Wednesday, March 16, 2016

Urban Exploration

Urban exploration is the exploring of buildings and structures made for man, but long since abandoned. Some call it "UrbEx" for short.

Finding abandoned sites is not all that difficult, but heeding no trespassing signs and avoiding interaction with people of questionable industry (illegal aliens migrating and staying in temporary shelter, those who are in the drug trade, or perhaps on the run), is only part of the difficulty. As well, one has to consider safety in broken down and asbestos-laden environments. 

Basic safety rules

1.  Keep your tetanus immunization up to date.
2.  Bring a first aid kit in your car.
3.  Carry a charged cell phone.
4.  Warn the critters and possible occupants you are coming by tossing some rocks at the side of the building to warn them, bringing them out instead of being cornered inside. I also carry a taser and pepper spray - just in case.
5.  It's best to have a lookout who can look outward as you are busy photographing so you are forewarned if someone is approaching.
6.  Heed "no trespassing" signs or you will be in trouble.
7.  Listen and watch carefully for bee hives - they often happen in these old buildings and many africanized killer bees are now in colonies. Take care to learn what to do if you do get chased - the best option is to get into the car or a room where you can close the door and stop others from following. Don't just run - they can run for miles chasing you.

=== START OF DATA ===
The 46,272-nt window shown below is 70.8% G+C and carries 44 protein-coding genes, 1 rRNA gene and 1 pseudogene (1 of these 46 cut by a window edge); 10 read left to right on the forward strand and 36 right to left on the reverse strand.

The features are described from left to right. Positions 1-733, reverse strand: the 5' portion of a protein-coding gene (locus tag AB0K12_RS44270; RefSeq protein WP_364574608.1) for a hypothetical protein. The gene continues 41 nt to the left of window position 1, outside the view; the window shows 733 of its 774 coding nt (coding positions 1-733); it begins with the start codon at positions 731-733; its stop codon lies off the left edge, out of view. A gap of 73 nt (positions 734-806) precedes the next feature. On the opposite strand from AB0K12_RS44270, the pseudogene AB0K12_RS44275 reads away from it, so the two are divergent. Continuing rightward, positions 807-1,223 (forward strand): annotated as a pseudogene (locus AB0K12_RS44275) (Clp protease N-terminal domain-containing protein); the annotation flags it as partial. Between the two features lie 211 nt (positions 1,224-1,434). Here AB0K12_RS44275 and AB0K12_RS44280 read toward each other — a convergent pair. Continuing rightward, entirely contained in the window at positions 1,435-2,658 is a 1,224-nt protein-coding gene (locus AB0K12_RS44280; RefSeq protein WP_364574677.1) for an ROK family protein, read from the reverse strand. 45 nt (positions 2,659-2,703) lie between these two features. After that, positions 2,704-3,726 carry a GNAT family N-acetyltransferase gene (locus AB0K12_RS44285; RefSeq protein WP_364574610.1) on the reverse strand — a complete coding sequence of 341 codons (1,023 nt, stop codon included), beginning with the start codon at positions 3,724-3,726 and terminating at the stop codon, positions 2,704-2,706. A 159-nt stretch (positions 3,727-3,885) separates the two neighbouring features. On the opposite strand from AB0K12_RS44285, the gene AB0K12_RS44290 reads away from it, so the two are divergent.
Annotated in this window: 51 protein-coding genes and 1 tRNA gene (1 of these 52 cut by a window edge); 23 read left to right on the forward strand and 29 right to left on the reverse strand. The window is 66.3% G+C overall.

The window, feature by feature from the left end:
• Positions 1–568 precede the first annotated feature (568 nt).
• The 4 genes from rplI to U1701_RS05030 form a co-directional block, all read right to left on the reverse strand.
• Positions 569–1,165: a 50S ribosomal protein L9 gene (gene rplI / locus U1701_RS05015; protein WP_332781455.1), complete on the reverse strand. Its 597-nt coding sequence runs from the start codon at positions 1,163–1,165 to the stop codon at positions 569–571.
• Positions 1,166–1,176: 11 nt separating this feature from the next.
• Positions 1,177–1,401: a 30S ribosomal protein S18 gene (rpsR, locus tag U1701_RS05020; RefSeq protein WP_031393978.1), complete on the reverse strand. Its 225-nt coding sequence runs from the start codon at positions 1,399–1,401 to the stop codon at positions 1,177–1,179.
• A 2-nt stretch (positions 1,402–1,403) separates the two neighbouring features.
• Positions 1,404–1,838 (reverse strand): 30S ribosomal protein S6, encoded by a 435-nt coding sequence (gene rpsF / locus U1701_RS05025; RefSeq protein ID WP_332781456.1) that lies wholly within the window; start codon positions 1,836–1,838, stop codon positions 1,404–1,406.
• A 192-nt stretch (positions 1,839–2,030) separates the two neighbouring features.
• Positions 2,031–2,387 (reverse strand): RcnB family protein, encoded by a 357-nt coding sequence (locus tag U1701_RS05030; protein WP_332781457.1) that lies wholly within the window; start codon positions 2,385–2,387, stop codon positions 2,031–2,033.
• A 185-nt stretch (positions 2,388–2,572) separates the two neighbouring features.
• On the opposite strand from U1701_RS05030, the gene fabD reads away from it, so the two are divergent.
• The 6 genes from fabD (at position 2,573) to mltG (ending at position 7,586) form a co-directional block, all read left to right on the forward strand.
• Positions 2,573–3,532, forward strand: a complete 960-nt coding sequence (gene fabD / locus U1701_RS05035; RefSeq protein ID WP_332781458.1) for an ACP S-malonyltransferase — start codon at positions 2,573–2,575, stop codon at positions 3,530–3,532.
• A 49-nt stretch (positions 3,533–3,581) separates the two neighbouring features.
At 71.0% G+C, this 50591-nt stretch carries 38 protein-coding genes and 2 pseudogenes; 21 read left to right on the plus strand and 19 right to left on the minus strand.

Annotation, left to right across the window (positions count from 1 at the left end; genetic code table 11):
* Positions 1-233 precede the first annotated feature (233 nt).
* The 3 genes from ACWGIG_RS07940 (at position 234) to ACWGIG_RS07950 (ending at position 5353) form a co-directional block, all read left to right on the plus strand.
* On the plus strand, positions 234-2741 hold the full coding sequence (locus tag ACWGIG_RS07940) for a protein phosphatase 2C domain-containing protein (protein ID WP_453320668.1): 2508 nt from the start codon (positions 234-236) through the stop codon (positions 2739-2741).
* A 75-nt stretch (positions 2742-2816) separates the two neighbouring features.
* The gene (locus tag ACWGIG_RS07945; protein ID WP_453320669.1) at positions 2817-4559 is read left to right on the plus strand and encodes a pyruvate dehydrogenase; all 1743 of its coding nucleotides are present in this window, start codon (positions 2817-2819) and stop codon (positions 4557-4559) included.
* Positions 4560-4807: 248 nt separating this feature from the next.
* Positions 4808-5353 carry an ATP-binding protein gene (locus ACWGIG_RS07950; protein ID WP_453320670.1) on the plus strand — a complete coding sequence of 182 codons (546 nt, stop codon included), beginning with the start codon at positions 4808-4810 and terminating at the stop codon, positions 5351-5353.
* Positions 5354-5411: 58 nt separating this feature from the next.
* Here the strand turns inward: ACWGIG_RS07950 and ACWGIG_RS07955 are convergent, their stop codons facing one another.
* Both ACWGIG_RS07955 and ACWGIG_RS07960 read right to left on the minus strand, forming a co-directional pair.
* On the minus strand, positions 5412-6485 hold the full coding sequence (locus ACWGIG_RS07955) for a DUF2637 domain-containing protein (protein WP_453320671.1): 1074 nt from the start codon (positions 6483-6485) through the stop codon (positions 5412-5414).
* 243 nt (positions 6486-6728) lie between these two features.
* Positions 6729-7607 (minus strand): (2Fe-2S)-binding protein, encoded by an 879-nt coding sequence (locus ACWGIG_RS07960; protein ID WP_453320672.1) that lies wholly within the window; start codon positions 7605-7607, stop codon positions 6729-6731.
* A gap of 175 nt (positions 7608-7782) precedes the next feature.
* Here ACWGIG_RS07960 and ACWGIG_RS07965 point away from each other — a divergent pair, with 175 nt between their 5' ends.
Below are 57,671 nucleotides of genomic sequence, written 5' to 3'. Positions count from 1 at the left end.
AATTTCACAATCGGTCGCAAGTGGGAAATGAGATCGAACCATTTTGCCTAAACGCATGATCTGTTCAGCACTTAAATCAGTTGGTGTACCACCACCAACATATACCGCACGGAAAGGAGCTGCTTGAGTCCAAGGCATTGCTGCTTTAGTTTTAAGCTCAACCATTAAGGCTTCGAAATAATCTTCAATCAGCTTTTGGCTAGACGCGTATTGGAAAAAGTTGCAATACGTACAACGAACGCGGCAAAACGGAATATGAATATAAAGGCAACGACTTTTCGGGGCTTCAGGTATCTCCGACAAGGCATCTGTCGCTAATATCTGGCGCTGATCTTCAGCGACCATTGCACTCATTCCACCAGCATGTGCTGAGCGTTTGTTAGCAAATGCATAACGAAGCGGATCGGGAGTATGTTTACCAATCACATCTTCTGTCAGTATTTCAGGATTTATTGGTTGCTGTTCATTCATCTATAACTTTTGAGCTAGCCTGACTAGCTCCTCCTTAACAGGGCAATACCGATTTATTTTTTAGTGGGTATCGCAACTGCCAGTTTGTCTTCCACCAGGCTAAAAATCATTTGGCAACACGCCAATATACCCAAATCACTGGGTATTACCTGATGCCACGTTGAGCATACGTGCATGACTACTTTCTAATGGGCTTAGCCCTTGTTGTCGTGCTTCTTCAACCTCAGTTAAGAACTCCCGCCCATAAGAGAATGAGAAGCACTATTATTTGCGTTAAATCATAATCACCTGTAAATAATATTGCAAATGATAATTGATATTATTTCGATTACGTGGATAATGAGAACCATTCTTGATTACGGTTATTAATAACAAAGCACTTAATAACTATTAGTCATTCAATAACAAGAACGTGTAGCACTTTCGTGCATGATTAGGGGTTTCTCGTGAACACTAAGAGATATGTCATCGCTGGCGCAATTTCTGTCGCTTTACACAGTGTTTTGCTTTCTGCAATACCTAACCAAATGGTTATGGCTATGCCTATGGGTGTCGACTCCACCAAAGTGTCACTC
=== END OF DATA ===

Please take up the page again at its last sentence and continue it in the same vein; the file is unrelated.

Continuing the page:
8.  Google Earth the potential areas to learn a bit more about the lay of the land. You might want to pick an old abandoned mining town or small town and then look at the parameter areas of the region for the most abandoned sites and if Google Earth allows it, go to street view by dragging the "person" in the upper right corner of the screen to the roadway to see what it looks like from driving up. 


LIGHT:  I prefer to not use flash if I can help it. Most abandoned sites get some amazing light and it does some pretty cool things. If you use a flash, you essentially brighten the entire space and now it has no mystery.

Telling a story:  You tell a story with your photographs by not showing everything. Instead of showing an entire room, show a corner, show part of a broken window and tattered curtain, making one wonder what the rest of the room is like.

Nature:  Take advantage of what nature has done to an abandoned place. 

Irony:  You will often find misplaced items strewn outdoors, or perhaps an exit sign with a door missing or a safety sign with everything around it in devastation. Look for these things - they are priceless stories.

And, upon occasion, putting yourself in a setting can be quite interesting - 

Here's my YouTube Channel Playlist for abandoned sites.

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